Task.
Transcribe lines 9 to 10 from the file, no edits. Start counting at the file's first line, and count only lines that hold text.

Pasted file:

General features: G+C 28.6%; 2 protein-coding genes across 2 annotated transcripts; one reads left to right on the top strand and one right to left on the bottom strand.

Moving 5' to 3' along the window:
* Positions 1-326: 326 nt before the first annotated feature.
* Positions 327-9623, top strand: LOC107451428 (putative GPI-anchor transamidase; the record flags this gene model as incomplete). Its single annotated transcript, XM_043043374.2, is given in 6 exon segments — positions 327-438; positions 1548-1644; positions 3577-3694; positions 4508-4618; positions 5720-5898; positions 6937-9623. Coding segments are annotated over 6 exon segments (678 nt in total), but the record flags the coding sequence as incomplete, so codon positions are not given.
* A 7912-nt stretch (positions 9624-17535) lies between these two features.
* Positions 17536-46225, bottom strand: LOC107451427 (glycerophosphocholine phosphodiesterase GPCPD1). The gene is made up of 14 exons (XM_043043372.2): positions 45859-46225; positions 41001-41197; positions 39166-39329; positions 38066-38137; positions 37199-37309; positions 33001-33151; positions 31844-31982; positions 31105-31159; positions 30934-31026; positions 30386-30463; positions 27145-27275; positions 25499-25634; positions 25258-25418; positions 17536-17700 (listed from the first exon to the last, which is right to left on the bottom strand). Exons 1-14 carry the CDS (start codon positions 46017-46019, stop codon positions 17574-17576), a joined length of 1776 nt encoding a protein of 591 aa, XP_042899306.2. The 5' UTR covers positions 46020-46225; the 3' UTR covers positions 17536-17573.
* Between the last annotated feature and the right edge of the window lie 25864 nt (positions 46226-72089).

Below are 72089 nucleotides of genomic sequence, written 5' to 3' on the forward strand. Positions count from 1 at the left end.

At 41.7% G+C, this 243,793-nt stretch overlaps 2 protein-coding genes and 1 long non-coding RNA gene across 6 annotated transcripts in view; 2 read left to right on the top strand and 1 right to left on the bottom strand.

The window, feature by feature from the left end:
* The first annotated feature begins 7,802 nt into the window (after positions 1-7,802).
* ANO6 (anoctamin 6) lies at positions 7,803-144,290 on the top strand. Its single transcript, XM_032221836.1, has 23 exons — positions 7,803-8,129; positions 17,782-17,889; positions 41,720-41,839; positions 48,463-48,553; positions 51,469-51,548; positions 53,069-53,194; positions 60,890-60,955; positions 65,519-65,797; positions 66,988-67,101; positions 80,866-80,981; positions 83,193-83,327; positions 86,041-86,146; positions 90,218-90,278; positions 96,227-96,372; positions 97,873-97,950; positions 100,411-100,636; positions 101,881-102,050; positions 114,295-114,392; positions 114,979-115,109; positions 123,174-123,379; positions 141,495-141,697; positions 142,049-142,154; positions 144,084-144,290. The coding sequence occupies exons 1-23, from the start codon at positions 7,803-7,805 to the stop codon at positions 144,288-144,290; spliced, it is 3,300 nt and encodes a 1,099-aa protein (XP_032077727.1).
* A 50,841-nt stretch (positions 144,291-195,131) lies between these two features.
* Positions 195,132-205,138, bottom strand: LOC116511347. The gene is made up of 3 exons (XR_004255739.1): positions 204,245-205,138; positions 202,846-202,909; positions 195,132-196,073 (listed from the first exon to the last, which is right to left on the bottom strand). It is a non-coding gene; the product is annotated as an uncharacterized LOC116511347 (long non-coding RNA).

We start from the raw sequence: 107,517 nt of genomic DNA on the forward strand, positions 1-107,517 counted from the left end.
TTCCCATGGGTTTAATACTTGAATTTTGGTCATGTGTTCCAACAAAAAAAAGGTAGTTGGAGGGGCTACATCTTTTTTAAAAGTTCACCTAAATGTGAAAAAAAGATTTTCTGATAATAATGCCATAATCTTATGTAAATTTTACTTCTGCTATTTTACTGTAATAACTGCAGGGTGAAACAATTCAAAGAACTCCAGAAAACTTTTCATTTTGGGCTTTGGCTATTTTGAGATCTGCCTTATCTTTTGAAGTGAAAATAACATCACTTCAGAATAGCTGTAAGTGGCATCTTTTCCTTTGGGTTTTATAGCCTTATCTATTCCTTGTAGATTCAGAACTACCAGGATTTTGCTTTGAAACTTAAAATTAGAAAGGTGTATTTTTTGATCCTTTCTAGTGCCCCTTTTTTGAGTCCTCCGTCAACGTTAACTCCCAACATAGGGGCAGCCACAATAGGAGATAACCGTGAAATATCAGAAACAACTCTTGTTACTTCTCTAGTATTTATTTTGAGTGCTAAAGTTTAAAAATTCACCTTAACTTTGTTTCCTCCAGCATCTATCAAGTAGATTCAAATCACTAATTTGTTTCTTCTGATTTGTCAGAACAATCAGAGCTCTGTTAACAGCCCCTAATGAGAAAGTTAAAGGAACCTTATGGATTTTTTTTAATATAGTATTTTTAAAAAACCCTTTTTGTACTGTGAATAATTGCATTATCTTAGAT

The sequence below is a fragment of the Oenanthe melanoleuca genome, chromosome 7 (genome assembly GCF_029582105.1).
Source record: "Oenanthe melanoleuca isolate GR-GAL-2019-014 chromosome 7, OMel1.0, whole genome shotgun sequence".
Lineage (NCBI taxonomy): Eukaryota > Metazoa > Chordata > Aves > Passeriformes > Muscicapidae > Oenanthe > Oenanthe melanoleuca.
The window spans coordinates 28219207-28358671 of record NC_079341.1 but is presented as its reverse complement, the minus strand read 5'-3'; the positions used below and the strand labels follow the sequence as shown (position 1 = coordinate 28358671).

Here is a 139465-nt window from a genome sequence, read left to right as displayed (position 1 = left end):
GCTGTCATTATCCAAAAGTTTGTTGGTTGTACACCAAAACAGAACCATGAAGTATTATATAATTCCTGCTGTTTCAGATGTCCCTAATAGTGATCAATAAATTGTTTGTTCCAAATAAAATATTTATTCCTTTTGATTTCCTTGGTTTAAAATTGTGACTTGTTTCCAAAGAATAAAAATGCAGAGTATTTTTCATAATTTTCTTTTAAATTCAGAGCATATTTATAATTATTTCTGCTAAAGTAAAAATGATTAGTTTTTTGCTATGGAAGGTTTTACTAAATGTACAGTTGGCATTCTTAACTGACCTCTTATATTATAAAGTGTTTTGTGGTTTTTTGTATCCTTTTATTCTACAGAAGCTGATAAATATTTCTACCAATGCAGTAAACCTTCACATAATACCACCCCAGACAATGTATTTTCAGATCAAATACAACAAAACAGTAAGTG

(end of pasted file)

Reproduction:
At 41.7% G+C, this 243,793-nt stretch overlaps 2 protein-coding genes and 1 long non-coding RNA gene across 6 annotated transcripts in view; 2 read left to right on the top strand and 1 right to left on the bottom strand.

The window, feature by feature from the left end: